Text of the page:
Bafilomycin A1 treatment retards transferrin receptor recycling more than bulk membrane recycling

John F. Presley, Satyajit Mayor, Timothy E. McGraw, Kenneth W. Dunn, Frederick R. Maxfield

Research output: Contribution to journalArticle

128 Scopus citations


Treatment of Chinese hamster ovary cells with the vacuolar proton pump inhibitor bafilomycin A1 causes a 2-fold retardation in the rate of recycling of transfected human transferrin receptors back to the cell surface as measured using biochemical assays (Johnson, L. S., Dunn, K. W., Pytowski, B., and McGraw, T. E. (1993) Mol. Biol. Cell 4, 1251-1266). We have used quantitative fluorescence microscopy to determine which step(s) in the endocytic recycling pathway are affected. We show that removal of transferrin from sorting endosomes and accumulation in the peri-centriolar endocytic recycling compartment takes place normally in bafilomycin A1-treated cells. However, the rate constant for exit of transferrin receptors from recycling endosomes (k(e)) is reduced from 0.063 min-1 in untreated cells to 0.034 min-1 in the presence of bafilomycin A-1. This retardation appears to be dependent on the presence of internalization motifs in the cytoplasmic domain since modified receptors lacking these oligopeptide motifs do not show as large a decrease in recycling rate in the presence of bafilomycin A1. Bulk membrane recycling (measured by efflux of an internalized fluorescent lipid analog, 6- [N-[7-nitrobenzo-2-oxa-1,3-diazol-4-yl]-amino]-hexoyl- sphingosylphosphorylcholine) is slowed from an exit rate constant of 0.060 min-1 without drug to 0.046 min-1 in the presence of bafilomycin A1. We conclude that bafilomycin A1 slows bulk membrane flow, but it causes additional inhibition of receptor recycling in a manner that is dependent on a peptide motif on the cytoplasmic domain.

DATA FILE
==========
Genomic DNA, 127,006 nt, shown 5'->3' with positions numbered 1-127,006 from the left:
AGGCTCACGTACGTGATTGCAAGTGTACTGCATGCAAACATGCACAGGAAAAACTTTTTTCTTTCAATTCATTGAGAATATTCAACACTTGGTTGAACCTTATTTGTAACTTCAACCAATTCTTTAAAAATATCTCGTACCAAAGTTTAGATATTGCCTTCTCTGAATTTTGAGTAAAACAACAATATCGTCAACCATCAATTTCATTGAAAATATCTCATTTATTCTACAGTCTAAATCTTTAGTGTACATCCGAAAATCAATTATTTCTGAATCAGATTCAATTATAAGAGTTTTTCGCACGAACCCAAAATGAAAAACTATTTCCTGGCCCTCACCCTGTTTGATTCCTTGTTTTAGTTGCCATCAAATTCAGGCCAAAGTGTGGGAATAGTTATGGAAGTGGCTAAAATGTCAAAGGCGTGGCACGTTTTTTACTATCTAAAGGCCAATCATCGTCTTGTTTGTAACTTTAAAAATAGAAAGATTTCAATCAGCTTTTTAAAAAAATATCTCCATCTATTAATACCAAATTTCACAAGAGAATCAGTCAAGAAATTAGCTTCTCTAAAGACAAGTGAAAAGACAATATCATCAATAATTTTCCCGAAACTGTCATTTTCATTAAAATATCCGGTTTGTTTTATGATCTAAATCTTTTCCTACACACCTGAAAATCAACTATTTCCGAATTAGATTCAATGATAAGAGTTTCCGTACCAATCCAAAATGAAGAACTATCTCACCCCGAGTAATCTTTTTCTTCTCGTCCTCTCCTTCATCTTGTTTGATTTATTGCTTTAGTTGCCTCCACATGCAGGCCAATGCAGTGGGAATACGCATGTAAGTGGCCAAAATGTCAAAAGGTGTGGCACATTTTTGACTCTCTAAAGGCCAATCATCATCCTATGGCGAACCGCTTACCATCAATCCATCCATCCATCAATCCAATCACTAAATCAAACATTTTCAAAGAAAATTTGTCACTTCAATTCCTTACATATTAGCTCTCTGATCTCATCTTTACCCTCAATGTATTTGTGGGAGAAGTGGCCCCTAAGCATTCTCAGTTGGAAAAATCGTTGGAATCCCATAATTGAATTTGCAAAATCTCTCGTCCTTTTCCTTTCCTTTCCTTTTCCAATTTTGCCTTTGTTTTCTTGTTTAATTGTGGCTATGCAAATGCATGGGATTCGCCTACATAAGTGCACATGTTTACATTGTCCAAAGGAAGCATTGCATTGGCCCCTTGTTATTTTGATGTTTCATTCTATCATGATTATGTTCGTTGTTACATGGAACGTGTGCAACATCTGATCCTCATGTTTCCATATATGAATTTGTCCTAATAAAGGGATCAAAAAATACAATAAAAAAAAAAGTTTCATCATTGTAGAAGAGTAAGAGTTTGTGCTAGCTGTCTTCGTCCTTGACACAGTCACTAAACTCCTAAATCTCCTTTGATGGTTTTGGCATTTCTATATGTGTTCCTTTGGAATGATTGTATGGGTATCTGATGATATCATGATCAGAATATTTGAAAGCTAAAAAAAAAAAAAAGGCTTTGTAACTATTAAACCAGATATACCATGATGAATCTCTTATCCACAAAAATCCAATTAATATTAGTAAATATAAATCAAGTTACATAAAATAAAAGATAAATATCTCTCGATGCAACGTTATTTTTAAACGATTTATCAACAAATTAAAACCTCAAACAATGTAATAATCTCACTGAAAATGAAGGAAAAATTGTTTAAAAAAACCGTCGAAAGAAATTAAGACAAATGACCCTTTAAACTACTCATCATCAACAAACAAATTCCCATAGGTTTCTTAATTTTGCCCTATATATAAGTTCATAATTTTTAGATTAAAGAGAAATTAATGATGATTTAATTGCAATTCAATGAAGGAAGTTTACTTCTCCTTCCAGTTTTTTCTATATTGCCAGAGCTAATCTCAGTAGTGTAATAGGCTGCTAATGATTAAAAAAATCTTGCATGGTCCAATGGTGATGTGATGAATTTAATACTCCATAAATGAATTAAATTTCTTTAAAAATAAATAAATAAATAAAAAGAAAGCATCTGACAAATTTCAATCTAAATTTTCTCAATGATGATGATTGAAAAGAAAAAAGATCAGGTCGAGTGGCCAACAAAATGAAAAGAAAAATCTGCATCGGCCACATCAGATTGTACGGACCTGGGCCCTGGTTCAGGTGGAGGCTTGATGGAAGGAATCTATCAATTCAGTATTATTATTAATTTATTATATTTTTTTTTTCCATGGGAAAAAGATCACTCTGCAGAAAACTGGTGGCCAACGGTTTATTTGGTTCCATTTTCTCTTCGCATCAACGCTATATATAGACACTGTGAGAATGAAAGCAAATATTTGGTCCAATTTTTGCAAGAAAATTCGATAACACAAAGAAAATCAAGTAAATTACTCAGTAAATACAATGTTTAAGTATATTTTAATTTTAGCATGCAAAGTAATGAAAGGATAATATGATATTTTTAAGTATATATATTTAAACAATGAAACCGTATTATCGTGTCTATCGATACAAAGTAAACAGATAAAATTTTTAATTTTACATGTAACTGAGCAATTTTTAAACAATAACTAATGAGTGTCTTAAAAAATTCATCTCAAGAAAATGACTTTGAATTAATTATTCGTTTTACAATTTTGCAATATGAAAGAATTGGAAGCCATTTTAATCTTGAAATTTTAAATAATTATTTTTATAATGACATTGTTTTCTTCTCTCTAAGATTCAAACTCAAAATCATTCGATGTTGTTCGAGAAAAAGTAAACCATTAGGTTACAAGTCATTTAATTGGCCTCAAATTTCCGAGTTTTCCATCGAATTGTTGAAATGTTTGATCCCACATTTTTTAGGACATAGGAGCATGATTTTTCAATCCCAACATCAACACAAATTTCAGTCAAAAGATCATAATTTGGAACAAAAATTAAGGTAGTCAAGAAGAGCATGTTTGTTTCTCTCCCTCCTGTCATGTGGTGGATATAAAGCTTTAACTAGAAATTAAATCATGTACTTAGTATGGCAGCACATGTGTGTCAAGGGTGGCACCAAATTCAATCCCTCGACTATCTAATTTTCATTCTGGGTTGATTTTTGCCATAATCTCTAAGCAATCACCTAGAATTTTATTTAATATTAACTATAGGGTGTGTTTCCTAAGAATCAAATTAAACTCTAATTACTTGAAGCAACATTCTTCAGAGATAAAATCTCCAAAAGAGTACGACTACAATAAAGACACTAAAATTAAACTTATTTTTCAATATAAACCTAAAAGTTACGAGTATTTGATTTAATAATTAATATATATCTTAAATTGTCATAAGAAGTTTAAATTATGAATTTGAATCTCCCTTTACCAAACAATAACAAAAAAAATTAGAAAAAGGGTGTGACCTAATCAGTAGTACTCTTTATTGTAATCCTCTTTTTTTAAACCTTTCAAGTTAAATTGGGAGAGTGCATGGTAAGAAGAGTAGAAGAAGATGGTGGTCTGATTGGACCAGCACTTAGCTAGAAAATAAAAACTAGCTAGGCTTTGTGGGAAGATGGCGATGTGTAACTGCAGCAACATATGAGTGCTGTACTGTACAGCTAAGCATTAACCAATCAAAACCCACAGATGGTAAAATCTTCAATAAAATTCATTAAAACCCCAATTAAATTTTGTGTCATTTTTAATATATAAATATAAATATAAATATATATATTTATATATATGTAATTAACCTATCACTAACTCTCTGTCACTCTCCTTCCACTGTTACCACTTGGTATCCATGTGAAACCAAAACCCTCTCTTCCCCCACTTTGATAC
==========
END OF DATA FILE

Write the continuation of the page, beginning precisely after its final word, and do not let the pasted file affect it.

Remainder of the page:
Original languageEnglish (US)
Pages (from-to)13929-13936
Number of pages8
JournalJournal of Biological Chemistry
Issue number21
StatePublished - May 23 1997

ASJC Scopus subject areas

  • Biochemistry
  • Molecular Biology
  • Cell Biology

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